Royal Dutch Gazelle’s history begins in 1892 in Dieren, the Netherlands when Willem Killing and Rudolf Arentsen founded the company. Initially, the two partners resold bicycles from England, but in 1897 they started manufacturing their own bikes. Five years later, they purchased the land our factory still sits on. The Gazelle factory remains in the same location, making it the oldest bicycle factory still in existence in the Netherlands.
The name Gazelle was inspired by the deer in the forests nearby the factory. Willem admired the animals for their swiftness and elegance, qualities he saw in his bicycles. Thus, the name Gazelle was born. Rudolf would eventually leave the company, and Willem would bring in his brother Hendrik as a partner.
Early 20th Century
In the 19th and 20th centuries, the bicycle became incredibly in the Netherlands popular because it was seen as a sign of progress. Fortunately for Gazelle, the people’s love of cycling would withstand two world wars. During WW1, Gazelle experienced staffing shortages, as many of its employees became soldiers. In WW2, a bomb fell on the factory and destroyed it. At the time, many thought the factory’s destruction spelled the end for Gazelle. However, there was a huge demand for bicycles after the war, which helped the business rebound. Through two wars, bicycles remained symbols of progress and freedom, allowing them to experience a post-war renaissance.
Introducing an Icon
In 1919, Willem and Hendrik introduced Gazelle comic hero Piet Pelle, who was featured in commercials, posters, and games to encourage youngsters to cycle. Piet Pelle rode on nails, fell off cliffs, crashed into trains, and biked through a river, but his Gazelle withstood all these challenges. In 1930, Piet Pelle starred in a six-minute film. The movie showed him traveling by airship to the North Pole, where he would cycle on his Gazelle and install a radio set. Today, Piet Pelle Junior experiences adventures on a Gazelle just like his grandfather, only this time he rides an electric bike. For over 100 years, Piet Pelle has been a Gazelle ambassador, spreading the joy of cycling wherever he goes.
Late 20th Century
Beginning in the 1960’s, the three Breukink brothers, Marius, Gé, and Wim, were at the helm of Gazelle. Marius had a 25-year career at Gazelle, during which he helped to modernize and expand the company as the deputy director. As the chairmen of the pension fund and of the housing association in Dieren, his brother Gé was committed to making sure all Gazelle employees enjoyed a high-quality of life. Their youngest brother Wim Breukink loved sports and was instrumental in creating a link between Gazelle and professional cycling. The brothers’ father, Jan Breuknik, was the commercial director of Gazelle for 40 years and ensured that the royal family rode Gazelles — a tradition that continues to this day.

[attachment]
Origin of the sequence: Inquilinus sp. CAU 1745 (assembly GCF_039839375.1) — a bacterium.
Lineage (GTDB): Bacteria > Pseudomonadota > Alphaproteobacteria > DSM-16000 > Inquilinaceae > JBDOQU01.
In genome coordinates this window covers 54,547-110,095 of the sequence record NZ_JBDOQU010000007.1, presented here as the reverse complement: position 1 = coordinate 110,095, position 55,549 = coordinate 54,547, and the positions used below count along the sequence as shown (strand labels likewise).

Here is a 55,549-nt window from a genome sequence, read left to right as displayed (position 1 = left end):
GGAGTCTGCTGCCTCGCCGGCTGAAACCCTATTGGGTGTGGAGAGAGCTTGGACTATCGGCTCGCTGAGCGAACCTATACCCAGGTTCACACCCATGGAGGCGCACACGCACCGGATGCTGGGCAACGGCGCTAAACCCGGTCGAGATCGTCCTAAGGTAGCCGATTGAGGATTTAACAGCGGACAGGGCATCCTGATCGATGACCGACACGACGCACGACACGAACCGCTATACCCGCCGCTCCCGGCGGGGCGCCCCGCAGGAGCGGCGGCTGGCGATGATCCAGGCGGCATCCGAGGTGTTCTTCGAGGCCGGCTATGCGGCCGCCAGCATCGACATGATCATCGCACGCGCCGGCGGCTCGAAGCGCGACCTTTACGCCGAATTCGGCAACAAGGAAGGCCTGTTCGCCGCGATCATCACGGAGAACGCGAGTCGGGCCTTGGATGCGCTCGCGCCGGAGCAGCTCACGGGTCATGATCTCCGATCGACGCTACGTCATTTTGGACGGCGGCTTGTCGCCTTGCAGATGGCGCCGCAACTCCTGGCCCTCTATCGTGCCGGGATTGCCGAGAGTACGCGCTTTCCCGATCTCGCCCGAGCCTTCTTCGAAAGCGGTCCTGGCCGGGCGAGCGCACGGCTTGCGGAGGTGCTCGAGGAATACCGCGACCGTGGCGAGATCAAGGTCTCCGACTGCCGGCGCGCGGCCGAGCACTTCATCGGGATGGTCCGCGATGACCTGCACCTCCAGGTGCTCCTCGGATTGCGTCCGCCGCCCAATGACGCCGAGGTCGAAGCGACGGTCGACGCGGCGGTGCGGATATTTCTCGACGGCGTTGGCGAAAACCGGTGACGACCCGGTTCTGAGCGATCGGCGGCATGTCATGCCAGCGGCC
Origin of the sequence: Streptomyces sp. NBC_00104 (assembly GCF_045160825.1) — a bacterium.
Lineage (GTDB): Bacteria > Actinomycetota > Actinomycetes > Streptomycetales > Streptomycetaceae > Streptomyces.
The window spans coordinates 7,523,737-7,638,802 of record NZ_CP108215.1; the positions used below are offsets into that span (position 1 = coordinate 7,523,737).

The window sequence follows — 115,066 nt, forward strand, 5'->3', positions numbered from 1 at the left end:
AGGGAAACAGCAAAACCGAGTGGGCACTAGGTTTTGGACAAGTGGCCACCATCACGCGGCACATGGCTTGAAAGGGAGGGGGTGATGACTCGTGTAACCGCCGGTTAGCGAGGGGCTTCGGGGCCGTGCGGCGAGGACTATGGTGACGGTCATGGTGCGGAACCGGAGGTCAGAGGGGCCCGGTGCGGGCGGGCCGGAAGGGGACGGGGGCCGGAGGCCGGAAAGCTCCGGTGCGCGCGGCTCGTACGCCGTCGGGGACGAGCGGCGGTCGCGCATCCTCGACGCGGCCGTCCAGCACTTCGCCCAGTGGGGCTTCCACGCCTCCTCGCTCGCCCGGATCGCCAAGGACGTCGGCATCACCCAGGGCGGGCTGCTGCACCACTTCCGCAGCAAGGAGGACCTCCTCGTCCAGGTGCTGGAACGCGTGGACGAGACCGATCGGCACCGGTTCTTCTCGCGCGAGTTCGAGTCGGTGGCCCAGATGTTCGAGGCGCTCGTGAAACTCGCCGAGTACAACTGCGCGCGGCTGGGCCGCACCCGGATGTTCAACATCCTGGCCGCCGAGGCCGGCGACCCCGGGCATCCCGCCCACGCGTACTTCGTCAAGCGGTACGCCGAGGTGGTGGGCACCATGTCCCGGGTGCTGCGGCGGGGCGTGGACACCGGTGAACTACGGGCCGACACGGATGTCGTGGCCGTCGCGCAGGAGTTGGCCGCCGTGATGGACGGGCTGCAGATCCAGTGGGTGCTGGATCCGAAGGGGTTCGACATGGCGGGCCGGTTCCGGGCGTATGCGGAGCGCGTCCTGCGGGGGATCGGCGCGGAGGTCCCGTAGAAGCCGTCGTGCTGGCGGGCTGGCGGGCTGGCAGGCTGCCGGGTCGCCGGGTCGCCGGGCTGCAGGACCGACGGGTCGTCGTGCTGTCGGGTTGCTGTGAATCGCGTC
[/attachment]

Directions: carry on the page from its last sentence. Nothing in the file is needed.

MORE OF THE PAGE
Gazelle bikes have been a favorite of the Dutch royal family for a large part of Gazelle’s history due to their rich cultural heritage. In 1992, on our 100th anniversary, Princess Margriet assembled our 8 millionth bicycle. On that day, she also awarded us with the Royal title. The “Koninklijk” title signifies our leadership in the bicycle field, helping to communicate our commitment to excellence and innovation. Most recently, in 2015, King Willem Alexander opened the new wing of our factory and even enjoyed a quick ride on a Gazelle.
Early to eBikes
In 2005, the Gazelle Easy Glider was introduced, which was our first production electric bike in our modern era, but this was not our first electric bike. In fact, Gazelle manufactured the world’s first production ebike all the way back in 1937. This bike, called the Electro, was produced in collaboration with Philips. Others had made electric bikes, but the Electro was the first to go into production, and 117 of the bikes were sold. The bicycle weighed 50 kg or 110lbs and the battery had a range of 40 km or 24 miles. The Electro had a top speed of 11 mph, but the battery took a full day to charge. A major financial depression in the Netherlands and the beginning of World War Two, meant that production of the Electro was eventually halted. Almost 70 years later, an electric bike returned to the Gazelle fleet, and today they account for a large portion of our sales.
We have grown a lot over the past 130 years, and today we produce 250,000 bikes a year. To help us produce all of these bikes, we renovated our factory in 2014 to include three modern assembly lines. These lines each produce one bike every 90 seconds, which means Gazelle manufactures a new bike every 30 seconds. Watch our videos below to learn more about our bike assembly process.
Looking Towards the Future
Here at Gazelle, we are proud of our history, but that doesn’t stop us from looking toward the future. In 2016, we joined forces with Giugiaro Design to create No. 1: the ebike of the future. The collaboration envisioned how ebikes of the future might look and encouraged us to experiment with new technologies, which have lead to the improvement of our fleet. As we look forward, we see the important role that ebikes can play in a more sustainable world. That is why we have started rental, corporate, and lease bike programs to help get more people on bikes. We hold ourselves to high standards when it comes to corporate responsibility. For example, our paint shop uses a special ionization process while painting the frames to ensure that almost no paint is wasted because of our goal to reduce waste consumption. At Gazelle, we believe in improving the future by advocating for more cycling in the present.
Want to learn more? Checkout our short film!
Our Gazelle short film chronicles our history from small bike importing business to internationally-loved brand. Learn about the history of Gazelle marketing and craftsmanship, as well as our vision for the future.